Public buildings – including police stations – should be designed as civic landmarks and contribute to the community fabric
Large or small, each addition to the urban fabric has an impact on how we perceive a city – its patterns, scale, materiality, and texture. Together, these things define the public realm. Unfortunately, most urban interventions miss the responsibility and opportunity to participate in city building. How much richer can we make the urban fabric if we design buildings that meet the dual objective of satisfying client need and contributing positively to the public realm?
Let’s take a look at a justice facility as an example. How can the design of community-based justice facilities – once fortress-like and imposing – challenge the status quo and breathe new life into the communities they serve?
Law-enforcement architecture creates potent civic landmarks within our communities.
A carefully designed police facility can support the public realm in the same way policing activities support community involvement. Together, the ideas of community policing and urban regeneration are completely compatible; they restore confidence in our communities through a strong positive presence.
We achieved that essential balance with Toronto Police Services’ 11 Division, a police station designed to become a living part of the community fabric. This week, 11 Division was recognized by the Royal Architectural Institute of Canada with a Certificate of Merit in the 2014 National Urban Design Awards competition.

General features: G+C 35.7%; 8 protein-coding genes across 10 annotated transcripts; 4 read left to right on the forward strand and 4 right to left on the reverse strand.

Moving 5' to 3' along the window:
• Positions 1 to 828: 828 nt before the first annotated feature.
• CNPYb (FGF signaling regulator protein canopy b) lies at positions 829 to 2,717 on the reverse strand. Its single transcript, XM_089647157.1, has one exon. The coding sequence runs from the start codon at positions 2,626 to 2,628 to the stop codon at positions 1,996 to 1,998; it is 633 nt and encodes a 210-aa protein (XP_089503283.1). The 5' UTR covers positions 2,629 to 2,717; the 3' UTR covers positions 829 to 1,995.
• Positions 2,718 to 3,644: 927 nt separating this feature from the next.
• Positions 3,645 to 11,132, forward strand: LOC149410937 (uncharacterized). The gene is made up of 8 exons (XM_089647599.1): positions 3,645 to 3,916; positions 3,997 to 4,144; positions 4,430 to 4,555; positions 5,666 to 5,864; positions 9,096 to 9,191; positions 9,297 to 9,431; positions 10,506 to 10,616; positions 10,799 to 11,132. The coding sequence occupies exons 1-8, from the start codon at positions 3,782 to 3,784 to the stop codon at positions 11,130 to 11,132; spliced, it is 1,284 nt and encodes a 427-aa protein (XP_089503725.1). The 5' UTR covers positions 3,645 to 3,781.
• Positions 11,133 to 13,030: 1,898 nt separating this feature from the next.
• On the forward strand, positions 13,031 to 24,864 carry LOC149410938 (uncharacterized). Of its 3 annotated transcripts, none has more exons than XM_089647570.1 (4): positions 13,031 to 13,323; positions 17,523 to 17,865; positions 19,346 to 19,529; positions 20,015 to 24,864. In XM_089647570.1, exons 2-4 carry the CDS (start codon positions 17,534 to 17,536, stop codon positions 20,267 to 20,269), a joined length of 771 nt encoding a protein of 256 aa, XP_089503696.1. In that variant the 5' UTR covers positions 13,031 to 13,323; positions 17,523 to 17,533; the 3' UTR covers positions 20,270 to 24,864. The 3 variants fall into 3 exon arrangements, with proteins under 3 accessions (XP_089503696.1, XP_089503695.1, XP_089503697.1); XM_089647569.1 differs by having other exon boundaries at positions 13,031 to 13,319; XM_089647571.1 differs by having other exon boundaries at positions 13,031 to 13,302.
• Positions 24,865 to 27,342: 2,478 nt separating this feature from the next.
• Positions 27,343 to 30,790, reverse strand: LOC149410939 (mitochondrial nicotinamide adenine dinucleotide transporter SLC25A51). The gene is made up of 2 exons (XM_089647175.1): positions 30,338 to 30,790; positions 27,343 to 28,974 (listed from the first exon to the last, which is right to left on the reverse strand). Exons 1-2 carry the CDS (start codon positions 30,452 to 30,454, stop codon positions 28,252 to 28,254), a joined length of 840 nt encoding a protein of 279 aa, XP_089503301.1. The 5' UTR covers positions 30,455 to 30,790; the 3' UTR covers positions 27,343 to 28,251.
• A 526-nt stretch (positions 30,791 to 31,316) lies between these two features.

So, how did we achieve success with 11 Division?
The site identified for the new 11 Division included the former Carleton Village Public School in Toronto’s Junction neighbourhood. The school had seen generations of local residents pass through its doors, and so was deeply embedded in the heart of the community. The challenge? How could we incorporate a 98-year-old school into a contemporary new police facility?
Community engagement was key. We worked closely with the community to develop a design strategy that would retain the iconic soul of the abandoned school while also balancing the contemporary needs of a modern police force.
In all of our consultations, members of the community told us how valuable the project was to them. So we wanted to ensure that the finished building would be open and welcoming for the community.
We maintained the oldest portion of the school, constructed in 1913, and demolished the 1960s addition to make way for the modern facility. While many people might not think of police stations as inviting, we took advantage of the school’s urban form and prominent site to develop two significant spaces for the community’s continued use: the main entrance lobby complete with exhibit space and the Community Room located in the former school library. On the exterior, extensive landscaping includes a landscaped civic plaza and a fully restored community park. Everything about the design illustrates the Toronto Police Services’ desire to be a good neighbor.
This is just one example of how justice facilities can contribute to city building. Join us at the Fairmont Winnipeg at the RAIC 2014 Festival of Architecture, Friday May 30th from 10:30 am - 12:00 pm where we will continue to explore these and other ideas that bring together design and community building.
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About the AuthorMore Content by Michael Moxam